Iron & Wine, ‘Ghost on Ghost’ (Nonesuch)
Release Date: April 16, 2013
Many musicians arrive with their most emphatic songs, build up their technique from there, and, if they maintain their inspiration, keep generating vital material. But if the artist vanishes and the craftsman takes over, the craftsman usually heads toward the money. After three albums with Sub Pop, each more polished and assured than the last, Iron & Wine’s Sam Beam joined Warner Bros. for 2011’s louder, more varied, still artful Kiss Each Other Clean. But major-label artists require memorability — it’s the essence of hit records. So, for his new Ghost on Ghost, Beam has been relocated to Warner’s boutique label, Nonesuch.
Bean’s artistic essence is built on intimacy: It’s in his hushed, pillow-talk-y delivery, his detail-driven lyrics, and the way his songs rely on a plucked acoustic-guitar riff rather than a conventionally catchy vocal. When on Kiss he started singing in a broader voice, blurred his lyrical sense of self, and de-emphasized those folky guitar licks, the very things that first made him so distinctive began to recede. This time out, he sharpens up an occasional hook: With some wordy, compelling images that don’t add up to much but sure sound nice tripping off his tongue, “Grace for Saints and Ramblers” is uncharacteristically brisk, even propulsive. Longtime producer Brian Deck also helps him further diversify their already fine arrangements: “The Desert Babbler” recalls Curtis Mayfield’s smooth soul balladry, while “Lovers’ Revolution” suggests Rickie Lee Jones’ beatnik jazz. Nearly everything here is pleasant like a polished ’70s singer-songwriter jam. Certainly, nothing here is crass.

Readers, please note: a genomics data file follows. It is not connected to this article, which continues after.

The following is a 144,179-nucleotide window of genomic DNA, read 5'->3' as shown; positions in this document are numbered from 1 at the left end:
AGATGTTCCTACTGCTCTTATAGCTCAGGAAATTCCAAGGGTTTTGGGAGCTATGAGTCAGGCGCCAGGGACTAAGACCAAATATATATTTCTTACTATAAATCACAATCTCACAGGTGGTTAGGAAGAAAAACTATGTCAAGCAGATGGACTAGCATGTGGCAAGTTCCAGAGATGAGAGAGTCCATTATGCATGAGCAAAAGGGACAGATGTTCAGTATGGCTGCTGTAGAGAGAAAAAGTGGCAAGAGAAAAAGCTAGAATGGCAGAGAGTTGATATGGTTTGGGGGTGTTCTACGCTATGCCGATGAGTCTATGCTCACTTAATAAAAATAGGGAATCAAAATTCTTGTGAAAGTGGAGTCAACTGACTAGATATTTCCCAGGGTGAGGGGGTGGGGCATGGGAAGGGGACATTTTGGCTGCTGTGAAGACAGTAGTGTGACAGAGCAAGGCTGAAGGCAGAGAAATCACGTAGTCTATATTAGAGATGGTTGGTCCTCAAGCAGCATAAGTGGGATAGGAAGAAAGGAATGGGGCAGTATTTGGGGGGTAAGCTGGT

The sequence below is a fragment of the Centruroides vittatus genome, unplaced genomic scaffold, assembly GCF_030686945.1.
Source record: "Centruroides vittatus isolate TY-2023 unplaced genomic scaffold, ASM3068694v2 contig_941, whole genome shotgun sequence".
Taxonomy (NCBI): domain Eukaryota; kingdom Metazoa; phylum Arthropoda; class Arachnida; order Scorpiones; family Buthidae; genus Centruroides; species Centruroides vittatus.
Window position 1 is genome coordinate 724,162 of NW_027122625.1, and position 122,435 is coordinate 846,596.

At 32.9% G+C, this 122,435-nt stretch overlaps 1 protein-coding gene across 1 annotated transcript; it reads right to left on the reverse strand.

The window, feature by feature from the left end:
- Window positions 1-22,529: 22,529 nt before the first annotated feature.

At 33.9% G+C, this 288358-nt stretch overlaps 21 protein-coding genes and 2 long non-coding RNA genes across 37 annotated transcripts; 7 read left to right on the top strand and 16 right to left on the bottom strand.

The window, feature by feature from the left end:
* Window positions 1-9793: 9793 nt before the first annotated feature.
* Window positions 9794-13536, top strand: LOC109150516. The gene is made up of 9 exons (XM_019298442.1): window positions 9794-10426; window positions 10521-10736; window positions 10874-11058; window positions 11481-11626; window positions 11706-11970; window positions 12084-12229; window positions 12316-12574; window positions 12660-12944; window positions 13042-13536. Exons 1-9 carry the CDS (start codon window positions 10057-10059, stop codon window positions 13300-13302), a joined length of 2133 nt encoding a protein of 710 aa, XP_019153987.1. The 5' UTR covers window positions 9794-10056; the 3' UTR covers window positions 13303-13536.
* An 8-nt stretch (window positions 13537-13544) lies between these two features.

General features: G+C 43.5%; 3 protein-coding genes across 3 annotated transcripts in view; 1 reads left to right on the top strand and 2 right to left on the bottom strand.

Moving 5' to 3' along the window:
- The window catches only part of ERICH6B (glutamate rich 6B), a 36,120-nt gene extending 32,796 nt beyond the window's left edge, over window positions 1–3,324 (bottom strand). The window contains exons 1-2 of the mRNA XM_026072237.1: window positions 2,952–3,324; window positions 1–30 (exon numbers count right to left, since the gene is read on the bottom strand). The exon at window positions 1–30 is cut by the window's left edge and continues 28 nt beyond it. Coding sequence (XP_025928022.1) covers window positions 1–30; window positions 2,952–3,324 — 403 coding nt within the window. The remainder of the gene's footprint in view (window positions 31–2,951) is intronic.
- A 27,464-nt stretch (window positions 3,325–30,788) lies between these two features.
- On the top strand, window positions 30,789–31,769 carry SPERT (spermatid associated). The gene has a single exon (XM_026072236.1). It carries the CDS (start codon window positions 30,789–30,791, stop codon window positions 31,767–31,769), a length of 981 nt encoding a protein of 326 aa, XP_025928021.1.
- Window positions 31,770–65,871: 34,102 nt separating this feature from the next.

But singer-songwriters are, by definition, about songs and the way they sing them, and Beam on Ghost on Ghost doesn’t offer much substance in either department. As usual, there’s plenty of scene-setting figurative language, lots of briars, and tangles both literal and metaphorical; but rarely is there an easy path to tangible meaning, and the additional instrumental kudzu doesn’t help. Instead of emotion, there’s ambiguity and mood; thick and knotty textures are privileged over melodies.
It seems as if the whispering and falsetto overdubbing of Beam’s early records had compensated for the fact that his full cry is not able to access that many notes, and moreover, it’s neither expressive nor flexible. There’s plenty of hurt in it, and some yearning, but little elation: In “Joy,” he never gets near what he’s ostensibly addressing. That’s a major drawback with mealy-mouthed indie dudes, but as Beam leaves behind his comfort zone, he may be hitting a particularly acute wall. It’s his little-boy croon that’s capable of profound feeling. His big, burly, bearded man-roar is actually quite small.